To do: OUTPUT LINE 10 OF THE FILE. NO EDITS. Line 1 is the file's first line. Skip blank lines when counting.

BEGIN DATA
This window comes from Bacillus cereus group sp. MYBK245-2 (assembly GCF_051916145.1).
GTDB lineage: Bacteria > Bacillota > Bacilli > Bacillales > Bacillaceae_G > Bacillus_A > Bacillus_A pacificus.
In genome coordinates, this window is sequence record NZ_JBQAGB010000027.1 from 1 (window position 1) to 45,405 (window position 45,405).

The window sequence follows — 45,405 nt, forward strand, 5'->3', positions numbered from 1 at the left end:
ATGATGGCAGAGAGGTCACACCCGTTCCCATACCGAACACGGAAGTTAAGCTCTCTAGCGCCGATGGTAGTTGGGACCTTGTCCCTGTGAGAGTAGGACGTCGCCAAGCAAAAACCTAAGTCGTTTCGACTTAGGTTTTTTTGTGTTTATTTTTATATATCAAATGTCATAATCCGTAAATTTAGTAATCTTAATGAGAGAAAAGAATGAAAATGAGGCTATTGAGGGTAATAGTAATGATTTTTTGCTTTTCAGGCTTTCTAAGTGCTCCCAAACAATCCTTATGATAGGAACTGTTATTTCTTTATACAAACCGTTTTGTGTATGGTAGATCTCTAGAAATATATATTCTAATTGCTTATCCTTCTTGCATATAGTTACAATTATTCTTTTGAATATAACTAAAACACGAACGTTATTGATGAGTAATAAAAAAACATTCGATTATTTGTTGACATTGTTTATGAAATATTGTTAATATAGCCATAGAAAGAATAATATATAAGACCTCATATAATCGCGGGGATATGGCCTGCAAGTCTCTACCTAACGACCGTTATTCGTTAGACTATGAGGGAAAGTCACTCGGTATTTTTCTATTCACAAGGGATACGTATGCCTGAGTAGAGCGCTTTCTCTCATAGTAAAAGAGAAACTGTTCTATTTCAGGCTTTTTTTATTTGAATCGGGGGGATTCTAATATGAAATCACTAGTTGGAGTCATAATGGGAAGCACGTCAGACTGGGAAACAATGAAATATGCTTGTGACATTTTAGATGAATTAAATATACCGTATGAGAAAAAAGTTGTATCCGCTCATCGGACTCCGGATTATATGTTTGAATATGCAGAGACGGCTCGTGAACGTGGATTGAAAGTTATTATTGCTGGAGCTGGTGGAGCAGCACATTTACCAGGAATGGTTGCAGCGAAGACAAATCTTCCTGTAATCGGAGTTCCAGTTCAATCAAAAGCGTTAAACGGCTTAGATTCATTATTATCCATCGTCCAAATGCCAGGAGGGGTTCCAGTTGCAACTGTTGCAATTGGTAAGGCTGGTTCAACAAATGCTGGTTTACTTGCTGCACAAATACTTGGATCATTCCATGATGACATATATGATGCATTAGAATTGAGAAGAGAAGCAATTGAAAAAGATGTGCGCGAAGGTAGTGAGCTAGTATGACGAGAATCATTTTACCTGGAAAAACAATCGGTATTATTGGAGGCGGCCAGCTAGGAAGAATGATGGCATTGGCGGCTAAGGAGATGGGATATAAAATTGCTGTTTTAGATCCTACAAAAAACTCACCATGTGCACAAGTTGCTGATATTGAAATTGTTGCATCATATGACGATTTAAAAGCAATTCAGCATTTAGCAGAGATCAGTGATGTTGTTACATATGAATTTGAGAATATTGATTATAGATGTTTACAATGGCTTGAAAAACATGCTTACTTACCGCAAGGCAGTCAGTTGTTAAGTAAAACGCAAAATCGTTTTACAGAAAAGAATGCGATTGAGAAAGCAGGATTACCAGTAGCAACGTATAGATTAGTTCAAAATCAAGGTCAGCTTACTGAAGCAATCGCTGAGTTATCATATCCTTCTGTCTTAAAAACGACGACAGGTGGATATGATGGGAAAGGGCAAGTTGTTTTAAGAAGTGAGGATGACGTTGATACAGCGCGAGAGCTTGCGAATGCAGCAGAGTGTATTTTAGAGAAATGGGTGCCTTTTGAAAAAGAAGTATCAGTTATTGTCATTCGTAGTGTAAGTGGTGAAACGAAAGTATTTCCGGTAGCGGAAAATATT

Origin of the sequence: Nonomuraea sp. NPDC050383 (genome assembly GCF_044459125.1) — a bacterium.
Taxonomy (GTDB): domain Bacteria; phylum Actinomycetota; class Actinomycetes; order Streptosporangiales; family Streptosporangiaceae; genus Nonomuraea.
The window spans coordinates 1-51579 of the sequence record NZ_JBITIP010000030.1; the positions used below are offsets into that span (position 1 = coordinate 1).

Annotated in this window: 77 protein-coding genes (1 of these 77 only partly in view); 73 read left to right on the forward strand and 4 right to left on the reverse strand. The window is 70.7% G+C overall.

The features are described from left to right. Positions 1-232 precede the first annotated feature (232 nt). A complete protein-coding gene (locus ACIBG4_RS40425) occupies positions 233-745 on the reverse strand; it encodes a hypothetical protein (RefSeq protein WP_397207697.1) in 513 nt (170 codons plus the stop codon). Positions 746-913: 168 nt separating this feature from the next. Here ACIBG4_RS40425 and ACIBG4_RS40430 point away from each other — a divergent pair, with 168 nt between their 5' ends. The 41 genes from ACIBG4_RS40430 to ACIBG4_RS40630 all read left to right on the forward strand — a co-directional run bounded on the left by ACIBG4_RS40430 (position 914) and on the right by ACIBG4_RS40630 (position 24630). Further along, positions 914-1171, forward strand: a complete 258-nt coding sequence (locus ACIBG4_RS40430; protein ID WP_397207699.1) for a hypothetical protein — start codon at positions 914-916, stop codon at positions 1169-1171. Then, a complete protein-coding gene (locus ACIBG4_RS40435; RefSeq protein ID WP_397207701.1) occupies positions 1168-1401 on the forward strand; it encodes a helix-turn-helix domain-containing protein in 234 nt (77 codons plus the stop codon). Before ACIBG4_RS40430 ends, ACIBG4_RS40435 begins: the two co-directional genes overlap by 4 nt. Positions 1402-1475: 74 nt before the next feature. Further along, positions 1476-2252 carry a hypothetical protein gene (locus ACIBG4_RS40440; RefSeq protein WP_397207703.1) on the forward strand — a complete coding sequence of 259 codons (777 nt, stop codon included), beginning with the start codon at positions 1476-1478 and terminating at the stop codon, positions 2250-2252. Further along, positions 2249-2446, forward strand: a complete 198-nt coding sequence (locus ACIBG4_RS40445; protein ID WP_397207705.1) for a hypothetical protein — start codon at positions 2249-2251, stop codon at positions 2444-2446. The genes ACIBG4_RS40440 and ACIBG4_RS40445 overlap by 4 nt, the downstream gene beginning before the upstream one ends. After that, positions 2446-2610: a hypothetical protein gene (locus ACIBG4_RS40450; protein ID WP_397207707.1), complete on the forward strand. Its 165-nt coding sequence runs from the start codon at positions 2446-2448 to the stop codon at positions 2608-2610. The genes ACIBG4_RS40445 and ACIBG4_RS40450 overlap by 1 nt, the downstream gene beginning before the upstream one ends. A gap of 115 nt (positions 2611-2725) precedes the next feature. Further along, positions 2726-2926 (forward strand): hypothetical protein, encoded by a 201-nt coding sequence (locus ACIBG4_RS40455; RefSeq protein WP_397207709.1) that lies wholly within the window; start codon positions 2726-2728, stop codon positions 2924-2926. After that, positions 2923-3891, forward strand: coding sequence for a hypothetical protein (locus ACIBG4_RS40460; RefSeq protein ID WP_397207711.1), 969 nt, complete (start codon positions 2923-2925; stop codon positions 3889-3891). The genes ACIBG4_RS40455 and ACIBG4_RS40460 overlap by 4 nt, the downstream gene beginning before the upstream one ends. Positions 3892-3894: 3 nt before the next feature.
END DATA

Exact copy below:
The features are described from left to right. Positions 1-232 precede the first annotated feature (232 nt). A complete protein-coding gene (locus ACIBG4_RS40425) occupies positions 233-745 on the reverse strand; it encodes a hypothetical protein (RefSeq protein WP_397207697.1) in 513 nt (170 codons plus the stop codon). Positions 746-913: 168 nt separating this feature from the next. Here ACIBG4_RS40425 and ACIBG4_RS40430 point away from each other — a divergent pair, with 168 nt between their 5' ends. The 41 genes from ACIBG4_RS40430 to ACIBG4_RS40630 all read left to right on the forward strand — a co-directional run bounded on the left by ACIBG4_RS40430 (position 914) and on the right by ACIBG4_RS40630 (position 24630). Further along, positions 914-1171, forward strand: a complete 258-nt coding sequence (locus ACIBG4_RS40430; protein ID WP_397207699.1) for a hypothetical protein — start codon at positions 914-916, stop codon at positions 1169-1171. Then, a complete protein-coding gene (locus ACIBG4_RS40435; RefSeq protein ID WP_397207701.1) occupies positions 1168-1401 on the forward strand; it encodes a helix-turn-helix domain-containing protein in 234 nt (77 codons plus the stop codon). Before ACIBG4_RS40430 ends, ACIBG4_RS40435 begins: the two co-directional genes overlap by 4 nt. Positions 1402-1475: 74 nt before the next feature. Further along, positions 1476-2252 carry a hypothetical protein gene (locus ACIBG4_RS40440; RefSeq protein WP_397207703.1) on the forward strand — a complete coding sequence of 259 codons (777 nt, stop codon included), beginning with the start codon at positions 1476-1478 and terminating at the stop codon, positions 2250-2252. Further along, positions 2249-2446, forward strand: a complete 198-nt coding sequence (locus ACIBG4_RS40445; protein ID WP_397207705.1) for a hypothetical protein — start codon at positions 2249-2251, stop codon at positions 2444-2446. The genes ACIBG4_RS40440 and ACIBG4_RS40445 overlap by 4 nt, the downstream gene beginning before the upstream one ends. After that, positions 2446-2610: a hypothetical protein gene (locus ACIBG4_RS40450; protein ID WP_397207707.1), complete on the forward strand. Its 165-nt coding sequence runs from the start codon at positions 2446-2448 to the stop codon at positions 2608-2610. The genes ACIBG4_RS40445 and ACIBG4_RS40450 overlap by 1 nt, the downstream gene beginning before the upstream one ends. A gap of 115 nt (positions 2611-2725) precedes the next feature. Further along, positions 2726-2926 (forward strand): hypothetical protein, encoded by a 201-nt coding sequence (locus ACIBG4_RS40455; RefSeq protein WP_397207709.1) that lies wholly within the window; start codon positions 2726-2728, stop codon positions 2924-2926. After that, positions 2923-3891, forward strand: coding sequence for a hypothetical protein (locus ACIBG4_RS40460; RefSeq protein ID WP_397207711.1), 969 nt, complete (start codon positions 2923-2925; stop codon positions 3889-3891). The genes ACIBG4_RS40455 and ACIBG4_RS40460 overlap by 4 nt, the downstream gene beginning before the upstream one ends. Positions 3892-3894: 3 nt before the next feature.